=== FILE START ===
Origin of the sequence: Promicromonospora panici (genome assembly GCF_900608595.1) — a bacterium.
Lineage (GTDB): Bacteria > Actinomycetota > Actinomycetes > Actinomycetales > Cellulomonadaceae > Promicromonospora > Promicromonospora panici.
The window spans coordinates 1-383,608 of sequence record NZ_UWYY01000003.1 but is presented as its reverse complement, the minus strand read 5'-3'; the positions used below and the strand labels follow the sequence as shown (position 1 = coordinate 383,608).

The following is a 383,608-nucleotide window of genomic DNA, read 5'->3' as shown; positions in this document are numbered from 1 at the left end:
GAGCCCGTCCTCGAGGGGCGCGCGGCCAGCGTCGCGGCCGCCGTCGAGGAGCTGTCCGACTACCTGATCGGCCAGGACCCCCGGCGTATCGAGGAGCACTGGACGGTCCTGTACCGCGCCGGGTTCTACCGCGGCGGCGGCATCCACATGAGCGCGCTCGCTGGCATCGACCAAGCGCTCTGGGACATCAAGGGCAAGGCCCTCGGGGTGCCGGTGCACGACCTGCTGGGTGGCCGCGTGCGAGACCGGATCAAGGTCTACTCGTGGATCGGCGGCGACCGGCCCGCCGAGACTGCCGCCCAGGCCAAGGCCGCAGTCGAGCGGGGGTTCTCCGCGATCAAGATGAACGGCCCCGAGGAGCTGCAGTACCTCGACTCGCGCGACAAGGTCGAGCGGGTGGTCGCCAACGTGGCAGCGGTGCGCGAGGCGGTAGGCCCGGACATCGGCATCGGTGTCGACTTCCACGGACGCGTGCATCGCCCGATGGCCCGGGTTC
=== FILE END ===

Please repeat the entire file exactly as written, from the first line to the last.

Origin of the sequence: Promicromonospora panici (genome assembly GCF_900608595.1) — a bacterium.
Lineage (GTDB): Bacteria > Actinomycetota > Actinomycetes > Actinomycetales > Cellulomonadaceae > Promicromonospora > Promicromonospora panici.
The window spans coordinates 1-383,608 of sequence record NZ_UWYY01000003.1 but is presented as its reverse complement, the minus strand read 5'-3'; the positions used below and the strand labels follow the sequence as shown (position 1 = coordinate 383,608).

The following is a 383,608-nucleotide window of genomic DNA, read 5'->3' as shown; positions in this document are numbered from 1 at the left end:
GAGCCCGTCCTCGAGGGGCGCGCGGCCAGCGTCGCGGCCGCCGTCGAGGAGCTGTCCGACTACCTGATCGGCCAGGACCCCCGGCGTATCGAGGAGCACTGGACGGTCCTGTACCGCGCCGGGTTCTACCGCGGCGGCGGCATCCACATGAGCGCGCTCGCTGGCATCGACCAAGCGCTCTGGGACATCAAGGGCAAGGCCCTCGGGGTGCCGGTGCACGACCTGCTGGGTGGCCGCGTGCGAGACCGGATCAAGGTCTACTCGTGGATCGGCGGCGACCGGCCCGCCGAGACTGCCGCCCAGGCCAAGGCCGCAGTCGAGCGGGGGTTCTCCGCGATCAAGATGAACGGCCCCGAGGAGCTGCAGTACCTCGACTCGCGCGACAAGGTCGAGCGGGTGGTCGCCAACGTGGCAGCGGTGCGCGAGGCGGTAGGCCCGGACATCGGCATCGGTGTCGACTTCCACGGACGCGTGCATCGCCCGATGGCCCGGGTTC